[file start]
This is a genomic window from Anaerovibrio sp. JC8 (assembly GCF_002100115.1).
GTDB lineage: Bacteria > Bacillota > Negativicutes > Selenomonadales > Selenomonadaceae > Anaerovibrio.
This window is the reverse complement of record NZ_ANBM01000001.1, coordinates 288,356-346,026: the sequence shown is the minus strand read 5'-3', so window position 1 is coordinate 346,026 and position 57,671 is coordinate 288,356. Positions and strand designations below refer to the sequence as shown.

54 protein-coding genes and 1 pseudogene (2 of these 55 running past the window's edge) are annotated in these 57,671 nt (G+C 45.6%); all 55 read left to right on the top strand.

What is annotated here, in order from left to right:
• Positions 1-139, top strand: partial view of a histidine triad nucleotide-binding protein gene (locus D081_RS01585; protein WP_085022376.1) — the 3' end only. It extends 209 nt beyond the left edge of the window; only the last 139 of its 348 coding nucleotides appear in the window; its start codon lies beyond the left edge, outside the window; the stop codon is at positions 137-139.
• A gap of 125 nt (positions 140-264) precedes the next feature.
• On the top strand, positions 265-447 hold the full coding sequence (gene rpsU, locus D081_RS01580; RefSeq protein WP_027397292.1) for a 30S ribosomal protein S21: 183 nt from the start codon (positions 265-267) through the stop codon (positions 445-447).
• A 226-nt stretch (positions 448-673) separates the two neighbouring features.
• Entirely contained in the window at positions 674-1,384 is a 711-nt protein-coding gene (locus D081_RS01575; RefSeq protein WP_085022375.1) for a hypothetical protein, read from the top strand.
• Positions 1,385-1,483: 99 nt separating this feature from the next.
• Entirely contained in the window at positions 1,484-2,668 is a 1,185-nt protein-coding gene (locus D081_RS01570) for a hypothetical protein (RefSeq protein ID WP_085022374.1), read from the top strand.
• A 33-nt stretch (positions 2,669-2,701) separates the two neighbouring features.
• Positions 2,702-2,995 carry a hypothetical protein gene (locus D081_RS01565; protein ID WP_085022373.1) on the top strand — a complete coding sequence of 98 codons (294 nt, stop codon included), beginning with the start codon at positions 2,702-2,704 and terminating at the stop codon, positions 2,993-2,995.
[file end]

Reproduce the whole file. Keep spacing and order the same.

This is a genomic window from Anaerovibrio sp. JC8 (assembly GCF_002100115.1).
GTDB lineage: Bacteria > Bacillota > Negativicutes > Selenomonadales > Selenomonadaceae > Anaerovibrio.
This window is the reverse complement of record NZ_ANBM01000001.1, coordinates 288,356-346,026: the sequence shown is the minus strand read 5'-3', so window position 1 is coordinate 346,026 and position 57,671 is coordinate 288,356. Positions and strand designations below refer to the sequence as shown.

54 protein-coding genes and 1 pseudogene (2 of these 55 running past the window's edge) are annotated in these 57,671 nt (G+C 45.6%); all 55 read left to right on the top strand.

What is annotated here, in order from left to right:
• Positions 1-139, top strand: partial view of a histidine triad nucleotide-binding protein gene (locus D081_RS01585; protein WP_085022376.1) — the 3' end only. It extends 209 nt beyond the left edge of the window; only the last 139 of its 348 coding nucleotides appear in the window; its start codon lies beyond the left edge, outside the window; the stop codon is at positions 137-139.
• A gap of 125 nt (positions 140-264) precedes the next feature.
• On the top strand, positions 265-447 hold the full coding sequence (gene rpsU, locus D081_RS01580; RefSeq protein WP_027397292.1) for a 30S ribosomal protein S21: 183 nt from the start codon (positions 265-267) through the stop codon (positions 445-447).
• A 226-nt stretch (positions 448-673) separates the two neighbouring features.
• Entirely contained in the window at positions 674-1,384 is a 711-nt protein-coding gene (locus D081_RS01575; RefSeq protein WP_085022375.1) for a hypothetical protein, read from the top strand.
• Positions 1,385-1,483: 99 nt separating this feature from the next.
• Entirely contained in the window at positions 1,484-2,668 is a 1,185-nt protein-coding gene (locus D081_RS01570) for a hypothetical protein (RefSeq protein ID WP_085022374.1), read from the top strand.
• A 33-nt stretch (positions 2,669-2,701) separates the two neighbouring features.
• Positions 2,702-2,995 carry a hypothetical protein gene (locus D081_RS01565; protein ID WP_085022373.1) on the top strand — a complete coding sequence of 98 codons (294 nt, stop codon included), beginning with the start codon at positions 2,702-2,704 and terminating at the stop codon, positions 2,993-2,995.